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Bougainvillea cv

Outside, Bougainvillea should be regarded as a real challenge, and indeed any temperatures below -3C are likely to cause damage. Nevertheless, I know of several private gardens in Torbay, and in Cornwall, where it flowers outdoors without protection. There are three species in horticulture – B. spectabilis, B. glabra, and B. peruviana – plus a naturally occurring hybrid, B. x buttiana (still sold as ‘Mrs Butt’), are all from winter-dry parts of tropical South America, and tend to be deciduous in our temperate climate. The stout stems have thorns, and the small flowers are surrounded by brightly coloured bracts. Such is the mixing over the years that the straight species are unlikely to be encountered, but each parent imparts different characteristics, and many cultivars tend towards one more than the other. The name of our cultivar is not known but it is the plant most often seen growing outside in Cornwall and therefore one of the hardier forms around and probably close to B. spectabilis. B. spectabilis cultivars do best in cooler conditions as they are happier to go dormant in winter, these tend to be the purples and reds. The dryer they are during dormancy the better. They often shed many of their leaves when growth resumes in spring, and flowering should occur in summer. If grown under an overhang of house roof, on a south-facing wall, watering is more easily controlled. In warm climates Bougainvillea can be very large, but on the edge of hardiness or in pots they are unlikely to exceed 3m (10ft) and of course they make good conservatory plants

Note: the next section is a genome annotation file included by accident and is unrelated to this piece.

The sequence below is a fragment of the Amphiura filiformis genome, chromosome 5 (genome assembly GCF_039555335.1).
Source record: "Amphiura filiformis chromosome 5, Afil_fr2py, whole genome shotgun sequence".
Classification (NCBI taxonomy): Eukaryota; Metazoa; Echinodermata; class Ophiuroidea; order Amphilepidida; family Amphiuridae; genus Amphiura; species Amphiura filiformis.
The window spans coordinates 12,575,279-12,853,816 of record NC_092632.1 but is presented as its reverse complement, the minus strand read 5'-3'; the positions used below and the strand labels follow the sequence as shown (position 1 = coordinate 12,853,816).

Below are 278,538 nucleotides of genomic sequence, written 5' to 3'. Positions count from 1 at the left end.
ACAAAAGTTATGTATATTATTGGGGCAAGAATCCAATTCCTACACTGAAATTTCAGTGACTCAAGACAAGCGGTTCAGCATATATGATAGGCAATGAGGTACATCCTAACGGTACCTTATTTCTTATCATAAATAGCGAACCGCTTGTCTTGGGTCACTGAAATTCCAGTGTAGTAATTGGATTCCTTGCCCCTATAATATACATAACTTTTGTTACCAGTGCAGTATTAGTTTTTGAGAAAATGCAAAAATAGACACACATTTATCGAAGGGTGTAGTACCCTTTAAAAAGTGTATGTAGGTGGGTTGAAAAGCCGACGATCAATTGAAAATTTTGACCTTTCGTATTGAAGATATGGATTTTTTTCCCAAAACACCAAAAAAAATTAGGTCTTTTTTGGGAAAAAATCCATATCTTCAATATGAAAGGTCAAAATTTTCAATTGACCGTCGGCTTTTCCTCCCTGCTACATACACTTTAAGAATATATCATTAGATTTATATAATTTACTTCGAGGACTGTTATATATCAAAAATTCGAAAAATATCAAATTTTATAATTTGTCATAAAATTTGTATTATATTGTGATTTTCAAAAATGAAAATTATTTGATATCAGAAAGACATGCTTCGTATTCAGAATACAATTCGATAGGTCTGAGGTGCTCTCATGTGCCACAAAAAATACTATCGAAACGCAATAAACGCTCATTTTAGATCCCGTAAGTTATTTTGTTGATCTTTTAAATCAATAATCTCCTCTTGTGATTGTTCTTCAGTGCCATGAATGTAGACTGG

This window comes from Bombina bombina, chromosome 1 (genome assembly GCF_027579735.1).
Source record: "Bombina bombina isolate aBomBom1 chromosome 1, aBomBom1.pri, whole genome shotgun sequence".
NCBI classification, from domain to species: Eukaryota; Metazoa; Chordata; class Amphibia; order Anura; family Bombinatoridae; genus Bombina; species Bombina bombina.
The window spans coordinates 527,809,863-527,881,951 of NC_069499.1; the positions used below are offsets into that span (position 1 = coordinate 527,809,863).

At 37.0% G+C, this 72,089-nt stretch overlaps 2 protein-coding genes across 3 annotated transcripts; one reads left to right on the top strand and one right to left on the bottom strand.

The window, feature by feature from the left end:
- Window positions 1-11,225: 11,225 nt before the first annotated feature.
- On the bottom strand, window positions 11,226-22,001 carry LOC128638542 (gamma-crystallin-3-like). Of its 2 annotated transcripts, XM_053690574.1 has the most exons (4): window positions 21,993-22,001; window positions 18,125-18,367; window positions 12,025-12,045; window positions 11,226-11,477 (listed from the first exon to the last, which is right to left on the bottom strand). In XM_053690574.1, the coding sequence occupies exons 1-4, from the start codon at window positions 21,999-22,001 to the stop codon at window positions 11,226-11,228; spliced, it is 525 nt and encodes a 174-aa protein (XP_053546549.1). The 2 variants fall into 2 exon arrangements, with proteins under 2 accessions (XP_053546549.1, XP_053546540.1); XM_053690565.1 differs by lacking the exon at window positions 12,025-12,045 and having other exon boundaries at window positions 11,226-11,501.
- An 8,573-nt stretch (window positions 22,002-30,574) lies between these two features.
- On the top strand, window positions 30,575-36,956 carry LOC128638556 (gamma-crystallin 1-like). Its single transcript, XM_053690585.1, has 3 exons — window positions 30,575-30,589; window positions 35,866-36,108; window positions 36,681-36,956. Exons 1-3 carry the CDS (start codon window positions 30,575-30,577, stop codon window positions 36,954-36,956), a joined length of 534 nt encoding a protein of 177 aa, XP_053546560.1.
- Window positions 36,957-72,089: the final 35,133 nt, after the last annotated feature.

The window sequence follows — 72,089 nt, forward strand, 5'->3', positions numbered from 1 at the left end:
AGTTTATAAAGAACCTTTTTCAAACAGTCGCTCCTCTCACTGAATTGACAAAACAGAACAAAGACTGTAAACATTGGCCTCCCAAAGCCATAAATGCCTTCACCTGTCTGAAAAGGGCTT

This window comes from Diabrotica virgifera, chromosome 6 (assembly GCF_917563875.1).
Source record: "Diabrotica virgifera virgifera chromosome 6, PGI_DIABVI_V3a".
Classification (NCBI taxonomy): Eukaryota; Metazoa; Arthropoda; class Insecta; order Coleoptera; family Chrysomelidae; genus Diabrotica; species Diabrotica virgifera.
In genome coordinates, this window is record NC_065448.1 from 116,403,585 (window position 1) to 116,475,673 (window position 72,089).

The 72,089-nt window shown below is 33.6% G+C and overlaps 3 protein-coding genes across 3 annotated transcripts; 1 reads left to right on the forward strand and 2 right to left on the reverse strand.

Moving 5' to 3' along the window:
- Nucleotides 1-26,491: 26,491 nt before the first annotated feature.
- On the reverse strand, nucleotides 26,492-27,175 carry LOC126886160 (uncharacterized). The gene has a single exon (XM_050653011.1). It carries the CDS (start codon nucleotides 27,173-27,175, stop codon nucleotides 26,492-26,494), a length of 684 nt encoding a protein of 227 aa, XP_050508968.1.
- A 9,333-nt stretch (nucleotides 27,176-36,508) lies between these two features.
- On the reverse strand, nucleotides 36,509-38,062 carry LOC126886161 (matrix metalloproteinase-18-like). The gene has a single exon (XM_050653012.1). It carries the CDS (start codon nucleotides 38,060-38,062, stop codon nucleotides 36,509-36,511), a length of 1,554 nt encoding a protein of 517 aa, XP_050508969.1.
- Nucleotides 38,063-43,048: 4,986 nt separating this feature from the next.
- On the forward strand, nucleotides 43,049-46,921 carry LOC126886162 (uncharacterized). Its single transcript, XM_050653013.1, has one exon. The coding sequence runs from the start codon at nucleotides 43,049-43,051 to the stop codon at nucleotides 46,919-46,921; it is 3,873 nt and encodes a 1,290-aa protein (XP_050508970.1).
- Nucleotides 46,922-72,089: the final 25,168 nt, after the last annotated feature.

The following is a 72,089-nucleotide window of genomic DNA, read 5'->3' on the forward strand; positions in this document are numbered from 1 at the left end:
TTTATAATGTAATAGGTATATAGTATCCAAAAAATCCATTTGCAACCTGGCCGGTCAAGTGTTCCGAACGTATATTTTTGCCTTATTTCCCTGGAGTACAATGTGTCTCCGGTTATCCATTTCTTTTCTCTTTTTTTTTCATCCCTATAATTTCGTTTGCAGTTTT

Bougainvillea

 

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